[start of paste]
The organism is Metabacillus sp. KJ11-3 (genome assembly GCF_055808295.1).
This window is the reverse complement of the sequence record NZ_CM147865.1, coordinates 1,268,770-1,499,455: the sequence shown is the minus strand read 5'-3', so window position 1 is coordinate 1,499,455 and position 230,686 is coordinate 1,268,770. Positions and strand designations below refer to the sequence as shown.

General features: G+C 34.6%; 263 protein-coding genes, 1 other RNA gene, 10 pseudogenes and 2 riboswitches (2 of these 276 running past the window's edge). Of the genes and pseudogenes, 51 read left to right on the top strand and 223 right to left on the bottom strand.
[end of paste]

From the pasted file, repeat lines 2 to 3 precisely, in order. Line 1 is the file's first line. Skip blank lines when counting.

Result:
This window is the reverse complement of the sequence record NZ_CM147865.1, coordinates 1,268,770-1,499,455: the sequence shown is the minus strand read 5'-3', so window position 1 is coordinate 1,499,455 and position 230,686 is coordinate 1,268,770. Positions and strand designations below refer to the sequence as shown.

General features: G+C 34.6%; 263 protein-coding genes, 1 other RNA gene, 10 pseudogenes and 2 riboswitches (2 of these 276 running past the window's edge). Of the genes and pseudogenes, 51 read left to right on the top strand and 223 right to left on the bottom strand.